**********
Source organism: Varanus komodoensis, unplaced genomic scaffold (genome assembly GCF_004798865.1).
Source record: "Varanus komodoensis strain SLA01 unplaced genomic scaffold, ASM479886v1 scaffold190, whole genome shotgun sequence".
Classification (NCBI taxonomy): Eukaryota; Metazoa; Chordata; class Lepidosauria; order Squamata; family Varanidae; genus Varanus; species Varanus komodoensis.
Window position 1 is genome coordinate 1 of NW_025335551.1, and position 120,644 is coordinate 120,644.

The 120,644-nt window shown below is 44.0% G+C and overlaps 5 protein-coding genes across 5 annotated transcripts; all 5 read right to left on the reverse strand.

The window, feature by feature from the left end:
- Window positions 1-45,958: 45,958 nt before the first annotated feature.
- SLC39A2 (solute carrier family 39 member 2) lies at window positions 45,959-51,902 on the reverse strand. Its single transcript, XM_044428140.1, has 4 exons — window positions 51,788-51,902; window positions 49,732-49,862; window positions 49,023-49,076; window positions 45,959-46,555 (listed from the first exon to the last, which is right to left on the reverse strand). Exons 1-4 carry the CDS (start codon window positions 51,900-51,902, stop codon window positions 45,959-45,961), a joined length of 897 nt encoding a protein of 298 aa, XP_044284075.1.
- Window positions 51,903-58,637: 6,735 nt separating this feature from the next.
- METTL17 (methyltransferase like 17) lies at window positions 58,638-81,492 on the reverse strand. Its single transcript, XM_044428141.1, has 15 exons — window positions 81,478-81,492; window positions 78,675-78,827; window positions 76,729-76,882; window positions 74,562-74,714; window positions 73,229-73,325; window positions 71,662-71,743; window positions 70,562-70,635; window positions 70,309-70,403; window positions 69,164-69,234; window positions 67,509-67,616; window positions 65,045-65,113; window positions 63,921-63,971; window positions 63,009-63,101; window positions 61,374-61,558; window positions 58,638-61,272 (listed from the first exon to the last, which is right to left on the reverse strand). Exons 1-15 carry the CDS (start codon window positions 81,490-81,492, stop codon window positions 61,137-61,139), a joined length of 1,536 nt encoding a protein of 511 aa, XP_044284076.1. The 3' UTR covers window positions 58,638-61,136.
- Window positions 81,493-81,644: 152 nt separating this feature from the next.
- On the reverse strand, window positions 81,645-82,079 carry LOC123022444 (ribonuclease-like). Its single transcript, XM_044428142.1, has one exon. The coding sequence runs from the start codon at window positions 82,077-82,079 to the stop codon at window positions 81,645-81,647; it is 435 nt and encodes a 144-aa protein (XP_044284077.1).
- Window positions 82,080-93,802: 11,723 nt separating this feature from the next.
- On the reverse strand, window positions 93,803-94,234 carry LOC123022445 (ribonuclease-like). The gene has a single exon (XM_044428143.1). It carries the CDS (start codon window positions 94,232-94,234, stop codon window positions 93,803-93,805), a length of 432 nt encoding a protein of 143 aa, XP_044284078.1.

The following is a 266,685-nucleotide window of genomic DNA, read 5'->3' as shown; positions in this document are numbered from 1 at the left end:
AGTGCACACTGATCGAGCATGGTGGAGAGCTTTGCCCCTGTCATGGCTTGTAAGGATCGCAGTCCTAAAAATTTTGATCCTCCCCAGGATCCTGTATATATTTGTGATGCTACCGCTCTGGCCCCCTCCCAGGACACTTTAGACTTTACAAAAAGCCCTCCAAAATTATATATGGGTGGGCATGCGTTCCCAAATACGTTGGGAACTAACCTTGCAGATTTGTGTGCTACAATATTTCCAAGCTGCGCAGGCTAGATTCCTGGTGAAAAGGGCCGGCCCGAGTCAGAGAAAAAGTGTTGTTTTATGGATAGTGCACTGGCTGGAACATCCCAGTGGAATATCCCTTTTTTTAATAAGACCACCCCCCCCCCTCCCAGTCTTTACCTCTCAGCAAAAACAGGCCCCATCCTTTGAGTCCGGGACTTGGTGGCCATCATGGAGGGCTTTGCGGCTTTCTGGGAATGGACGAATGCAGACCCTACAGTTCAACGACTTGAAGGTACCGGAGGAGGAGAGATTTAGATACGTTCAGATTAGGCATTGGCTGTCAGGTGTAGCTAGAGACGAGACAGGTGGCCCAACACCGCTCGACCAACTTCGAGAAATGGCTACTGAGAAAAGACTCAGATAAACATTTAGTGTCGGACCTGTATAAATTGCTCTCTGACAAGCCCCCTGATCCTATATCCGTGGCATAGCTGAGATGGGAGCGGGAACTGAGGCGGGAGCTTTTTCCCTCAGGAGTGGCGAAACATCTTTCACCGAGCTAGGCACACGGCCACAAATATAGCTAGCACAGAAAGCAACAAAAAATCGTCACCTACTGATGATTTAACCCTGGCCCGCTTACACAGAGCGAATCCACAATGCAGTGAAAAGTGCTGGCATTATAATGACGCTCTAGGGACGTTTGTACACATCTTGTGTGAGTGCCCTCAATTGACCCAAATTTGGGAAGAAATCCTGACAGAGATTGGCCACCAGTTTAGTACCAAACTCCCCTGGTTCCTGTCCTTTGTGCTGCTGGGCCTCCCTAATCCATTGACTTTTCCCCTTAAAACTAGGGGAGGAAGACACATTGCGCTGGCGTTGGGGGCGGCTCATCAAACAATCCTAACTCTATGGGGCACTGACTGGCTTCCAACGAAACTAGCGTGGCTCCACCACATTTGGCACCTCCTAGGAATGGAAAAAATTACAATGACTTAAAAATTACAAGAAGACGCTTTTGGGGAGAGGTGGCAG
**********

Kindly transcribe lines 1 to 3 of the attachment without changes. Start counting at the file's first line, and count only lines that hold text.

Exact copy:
Source organism: Varanus komodoensis, unplaced genomic scaffold (genome assembly GCF_004798865.1).
Source record: "Varanus komodoensis strain SLA01 unplaced genomic scaffold, ASM479886v1 scaffold190, whole genome shotgun sequence".
Classification (NCBI taxonomy): Eukaryota; Metazoa; Chordata; class Lepidosauria; order Squamata; family Varanidae; genus Varanus; species Varanus komodoensis.